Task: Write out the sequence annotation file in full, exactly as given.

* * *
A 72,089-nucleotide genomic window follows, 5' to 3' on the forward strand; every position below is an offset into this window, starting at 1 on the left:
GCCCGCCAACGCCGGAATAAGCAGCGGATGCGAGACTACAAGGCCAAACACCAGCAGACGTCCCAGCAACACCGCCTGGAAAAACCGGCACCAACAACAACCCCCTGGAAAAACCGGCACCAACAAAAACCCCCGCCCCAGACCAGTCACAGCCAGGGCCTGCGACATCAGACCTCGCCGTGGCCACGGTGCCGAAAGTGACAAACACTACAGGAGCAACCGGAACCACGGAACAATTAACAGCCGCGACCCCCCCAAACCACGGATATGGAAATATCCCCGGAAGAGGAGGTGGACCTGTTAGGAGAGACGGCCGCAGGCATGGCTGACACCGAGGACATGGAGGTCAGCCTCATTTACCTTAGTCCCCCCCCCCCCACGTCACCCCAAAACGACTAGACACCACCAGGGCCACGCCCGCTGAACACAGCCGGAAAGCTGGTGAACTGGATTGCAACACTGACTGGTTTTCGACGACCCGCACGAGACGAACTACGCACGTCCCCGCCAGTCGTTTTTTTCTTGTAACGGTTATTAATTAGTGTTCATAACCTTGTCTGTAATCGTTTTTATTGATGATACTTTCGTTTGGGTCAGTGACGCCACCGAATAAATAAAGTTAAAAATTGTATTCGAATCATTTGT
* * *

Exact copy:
A 72,089-nucleotide genomic window follows, 5' to 3' on the forward strand; every position below is an offset into this window, starting at 1 on the left:
GCCCGCCAACGCCGGAATAAGCAGCGGATGCGAGACTACAAGGCCAAACACCAGCAGACGTCCCAGCAACACCGCCTGGAAAAACCGGCACCAACAACAACCCCCTGGAAAAACCGGCACCAACAAAAACCCCCGCCCCAGACCAGTCACAGCCAGGGCCTGCGACATCAGACCTCGCCGTGGCCACGGTGCCGAAAGTGACAAACACTACAGGAGCAACCGGAACCACGGAACAATTAACAGCCGCGACCCCCCCAAACCACGGATATGGAAATATCCCCGGAAGAGGAGGTGGACCTGTTAGGAGAGACGGCCGCAGGCATGGCTGACACCGAGGACATGGAGGTCAGCCTCATTTACCTTAGTCCCCCCCCCCCCACGTCACCCCAAAACGACTAGACACCACCAGGGCCACGCCCGCTGAACACAGCCGGAAAGCTGGTGAACTGGATTGCAACACTGACTGGTTTTCGACGACCCGCACGAGACGAACTACGCACGTCCCCGCCAGTCGTTTTTTTCTTGTAACGGTTATTAATTAGTGTTCATAACCTTGTCTGTAATCGTTTTTATTGATGATACTTTCGTTTGGGTCAGTGACGCCACCGAATAAATAAAGTTAAAAATTGTATTCGAATCATTTGT